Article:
25. Profile photo of Cherylyn LeBon, Guest Contributor Contributor

    This is what causes some angst: patients might be refused service for not agreeing to fill out the paperwork. Or has someone mentioned in an earlier post, the docs will get fined if the patients do not comply. If that happens, one can see where the docs might pass on this inconvenience to the patients: no service, higher fees, or who knows what else..

    Douglas: My first instinct to to fill out every line with “None of your ******* business”, repeat ad nauseum. I imagine that what will happen if the feds see a lot of this is yet another tweak to Obamacare that mandates physicians refuse service to patients that refuse to answer Big Brother’s questionnaire. · 4 hours ago
    • #25
    • December 11, 2012 at 7:01 am
  26. Profile photo of Foxman Inactive
    ConservativeWanderer
    Percival: From now on, for race, I’m writing “Belmont Stakes.” · 6 minutes ago

    Say “Cherokee.”

    If they challenge you, say that if Elizabeth Warren can be Cherokee, so can you. · 12 hours ago

    For sex : I don’t even know you

    • #26
    • December 11, 2012 at 7:14 am
  27. Profile photo of The Annapolitan Inactive

    Just a note…in the form I was handed there were only check boxes for race, ethnicity, etc. Certainly you can refuse to answer but most people feel intimidated doing that. The offense is made by suggesting the questions need to be answered to get service. Like the states are doing regarding implementation of the Insurance Exchanges of Obamaare – saying No Thanks, you go ahead – individuals should do the same regarding these intrusive forms which are totally unrelated to health care. DO NOT ANSWER! But politely.

    • #27
    • December 11, 2012 at 7:18 am
  28. Profile photo of ConservativeWanderer Inactive
    Foxman
    ConservativeWanderer
    Percival: From now on, for race, I’m writing “Belmont Stakes.” · 6 minutes ago

    Say “Cherokee.”

    If they challenge you, say that if Elizabeth Warren can be Cherokee, so can you. · 12 hours ago

    For sex : I don’t even know you · 1 minute ago

    Actually, having worked in the medical industry for years, there are valid medical reasons for them to inquire about your gender.

    For example, for some blood tests, there are different “normal” levels for men and women, and the lab needs to know that so they’re reporting the right information.

    Or, one that we laughed at quite often in the lab, if you have a pregnancy test coming in on a patient labeled as a male, you can be pretty sure the doctor’s office made a mistake somewhere, so you can call and get it straightened out before actually running the test on the sample provided.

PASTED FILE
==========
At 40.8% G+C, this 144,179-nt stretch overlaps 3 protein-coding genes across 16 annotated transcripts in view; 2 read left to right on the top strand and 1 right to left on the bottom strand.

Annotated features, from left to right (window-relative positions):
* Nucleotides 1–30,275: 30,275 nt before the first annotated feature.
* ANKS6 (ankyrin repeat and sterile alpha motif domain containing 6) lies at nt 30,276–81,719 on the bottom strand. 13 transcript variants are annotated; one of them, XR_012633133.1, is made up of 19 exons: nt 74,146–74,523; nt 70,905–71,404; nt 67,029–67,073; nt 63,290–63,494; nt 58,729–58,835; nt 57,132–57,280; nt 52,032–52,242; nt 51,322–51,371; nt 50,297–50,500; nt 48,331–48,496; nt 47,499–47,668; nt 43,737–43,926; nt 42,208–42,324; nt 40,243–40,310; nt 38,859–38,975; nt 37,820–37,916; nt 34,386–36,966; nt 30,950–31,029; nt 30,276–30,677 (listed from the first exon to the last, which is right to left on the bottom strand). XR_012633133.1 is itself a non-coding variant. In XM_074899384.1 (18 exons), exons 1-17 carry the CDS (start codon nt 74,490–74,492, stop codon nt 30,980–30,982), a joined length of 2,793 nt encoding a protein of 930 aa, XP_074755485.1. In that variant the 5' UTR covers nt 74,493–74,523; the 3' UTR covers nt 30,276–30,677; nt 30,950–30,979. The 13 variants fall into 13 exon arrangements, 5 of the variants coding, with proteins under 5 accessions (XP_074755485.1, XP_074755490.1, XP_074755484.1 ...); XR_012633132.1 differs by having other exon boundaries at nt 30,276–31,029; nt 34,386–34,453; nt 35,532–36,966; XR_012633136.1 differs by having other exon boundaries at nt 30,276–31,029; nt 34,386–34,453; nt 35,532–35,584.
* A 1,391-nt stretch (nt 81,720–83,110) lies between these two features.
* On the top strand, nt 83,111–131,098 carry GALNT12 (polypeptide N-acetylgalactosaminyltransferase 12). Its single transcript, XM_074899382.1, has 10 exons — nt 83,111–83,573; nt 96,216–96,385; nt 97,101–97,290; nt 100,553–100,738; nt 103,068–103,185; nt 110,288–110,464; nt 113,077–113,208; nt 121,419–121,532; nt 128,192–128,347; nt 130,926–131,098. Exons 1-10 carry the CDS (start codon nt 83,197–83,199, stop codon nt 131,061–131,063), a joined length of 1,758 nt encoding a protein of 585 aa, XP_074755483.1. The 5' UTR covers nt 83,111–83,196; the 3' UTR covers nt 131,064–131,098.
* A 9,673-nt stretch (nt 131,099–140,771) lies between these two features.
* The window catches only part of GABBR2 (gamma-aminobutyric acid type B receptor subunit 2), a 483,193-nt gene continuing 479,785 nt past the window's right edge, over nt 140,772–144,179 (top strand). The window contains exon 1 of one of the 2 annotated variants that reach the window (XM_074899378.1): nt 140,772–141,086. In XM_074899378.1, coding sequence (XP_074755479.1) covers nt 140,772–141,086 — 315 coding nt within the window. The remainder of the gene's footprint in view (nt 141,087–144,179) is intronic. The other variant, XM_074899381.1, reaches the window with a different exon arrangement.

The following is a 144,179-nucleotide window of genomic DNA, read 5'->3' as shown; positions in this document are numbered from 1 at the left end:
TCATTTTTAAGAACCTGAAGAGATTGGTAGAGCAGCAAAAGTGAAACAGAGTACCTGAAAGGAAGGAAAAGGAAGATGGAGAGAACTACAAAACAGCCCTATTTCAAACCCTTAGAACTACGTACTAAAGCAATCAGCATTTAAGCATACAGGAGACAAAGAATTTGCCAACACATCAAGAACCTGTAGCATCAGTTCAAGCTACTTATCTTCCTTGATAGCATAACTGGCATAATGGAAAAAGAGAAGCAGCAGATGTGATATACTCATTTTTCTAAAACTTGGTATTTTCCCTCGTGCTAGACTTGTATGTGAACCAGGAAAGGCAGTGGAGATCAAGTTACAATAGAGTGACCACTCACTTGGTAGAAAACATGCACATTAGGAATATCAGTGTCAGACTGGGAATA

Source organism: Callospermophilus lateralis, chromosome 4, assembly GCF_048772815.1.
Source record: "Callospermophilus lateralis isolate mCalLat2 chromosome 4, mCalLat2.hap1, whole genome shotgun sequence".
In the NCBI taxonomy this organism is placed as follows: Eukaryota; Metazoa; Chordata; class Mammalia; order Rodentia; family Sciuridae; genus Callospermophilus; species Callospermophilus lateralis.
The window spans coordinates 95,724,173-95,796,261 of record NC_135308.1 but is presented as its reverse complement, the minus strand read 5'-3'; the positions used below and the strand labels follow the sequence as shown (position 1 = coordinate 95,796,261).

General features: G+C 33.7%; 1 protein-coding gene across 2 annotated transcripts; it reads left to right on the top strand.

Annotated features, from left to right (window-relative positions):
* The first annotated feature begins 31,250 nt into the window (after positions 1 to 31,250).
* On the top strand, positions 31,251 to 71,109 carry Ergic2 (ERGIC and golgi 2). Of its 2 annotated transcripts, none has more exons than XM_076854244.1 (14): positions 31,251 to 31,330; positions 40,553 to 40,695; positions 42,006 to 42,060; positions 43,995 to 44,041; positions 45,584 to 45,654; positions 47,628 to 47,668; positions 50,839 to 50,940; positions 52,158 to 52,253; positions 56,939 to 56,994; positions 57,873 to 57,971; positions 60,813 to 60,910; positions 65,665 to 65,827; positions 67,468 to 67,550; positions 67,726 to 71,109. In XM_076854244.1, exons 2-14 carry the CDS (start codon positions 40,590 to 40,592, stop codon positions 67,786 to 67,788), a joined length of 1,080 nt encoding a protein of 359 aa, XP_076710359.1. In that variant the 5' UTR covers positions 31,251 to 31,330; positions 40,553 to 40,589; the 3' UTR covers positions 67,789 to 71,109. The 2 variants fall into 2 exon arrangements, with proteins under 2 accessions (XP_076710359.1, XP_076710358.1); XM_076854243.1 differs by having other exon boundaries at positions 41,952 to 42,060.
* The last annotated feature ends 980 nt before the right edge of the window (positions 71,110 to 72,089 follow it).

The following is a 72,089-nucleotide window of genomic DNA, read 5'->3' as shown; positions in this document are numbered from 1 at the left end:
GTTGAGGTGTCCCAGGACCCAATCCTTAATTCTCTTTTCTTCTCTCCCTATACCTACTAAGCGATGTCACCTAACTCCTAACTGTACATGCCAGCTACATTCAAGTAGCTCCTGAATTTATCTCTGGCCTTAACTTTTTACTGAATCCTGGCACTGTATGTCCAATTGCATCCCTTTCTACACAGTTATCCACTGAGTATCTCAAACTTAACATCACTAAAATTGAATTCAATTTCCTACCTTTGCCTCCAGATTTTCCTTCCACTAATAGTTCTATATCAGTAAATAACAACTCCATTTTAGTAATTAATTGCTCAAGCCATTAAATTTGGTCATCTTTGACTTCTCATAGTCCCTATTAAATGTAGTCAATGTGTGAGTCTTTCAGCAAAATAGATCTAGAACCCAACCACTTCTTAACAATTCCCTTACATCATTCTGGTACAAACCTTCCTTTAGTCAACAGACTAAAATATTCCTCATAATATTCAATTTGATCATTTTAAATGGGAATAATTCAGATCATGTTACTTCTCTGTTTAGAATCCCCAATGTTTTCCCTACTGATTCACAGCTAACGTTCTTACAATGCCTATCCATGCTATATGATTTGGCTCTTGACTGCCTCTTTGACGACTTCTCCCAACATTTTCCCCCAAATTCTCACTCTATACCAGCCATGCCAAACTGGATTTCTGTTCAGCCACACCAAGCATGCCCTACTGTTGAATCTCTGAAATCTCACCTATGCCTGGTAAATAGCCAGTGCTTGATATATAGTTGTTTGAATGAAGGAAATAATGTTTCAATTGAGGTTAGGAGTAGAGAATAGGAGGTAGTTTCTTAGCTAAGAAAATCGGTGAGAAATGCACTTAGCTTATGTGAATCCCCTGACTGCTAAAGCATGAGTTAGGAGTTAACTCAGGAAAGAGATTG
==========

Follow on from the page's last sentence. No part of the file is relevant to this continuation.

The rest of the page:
I’m not aware of any such test that differs according to ethnic group, though I could be wrong.

    • #28
    • December 11, 2012 at 7:20 am
  29. Profile photo of Cherylyn LeBon, Guest Contributor Contributor

    Our doc said the same: he will be spending more time with paperwork, and less time with his patients.

    Cper: Our doctor told us that he now spends an additional 2 to 3 hours on paperwork after seeing patients all day. He said he is 55 and is going to try to hang in there for another 5 years or so and then retire. He sounded like he wasn’t sure he could do it. · 3 hours ago
    • #29
    • December 11, 2012 at 7:49 am
  30. Profile photo of Fake John/Jane Galt Member

    I work in IT specializing in automatic data transfer between dissimilar systems. In layman speak I move data between places. While I would like to blame Obama the truth is that the government has been requiring private companies to collect and report an ever increasing amount of “statistical” information to government agencies since the mid 90s. This trend greatly increased after 9/11, again under Sarbane Oxley, Dodd-Frank and greatly increased under Obamacare legislation. About any major piece of legislation that congress passes has a “statistical” monitoring component.

    Somebody here mentioned giving incorrect data or bad data. That is fine, but the point is that the automation systems kick out exception reports for items are outside expected acceptable ranges for problem resolution and human intervention. If you do not want to be noticed then I suggest lying, but do so by giving the answer they want to hear. So answer no to firearms, no to smoking, etc. Remember being different is bad. 

    • #30
    • December 11, 2012 at 8:19 am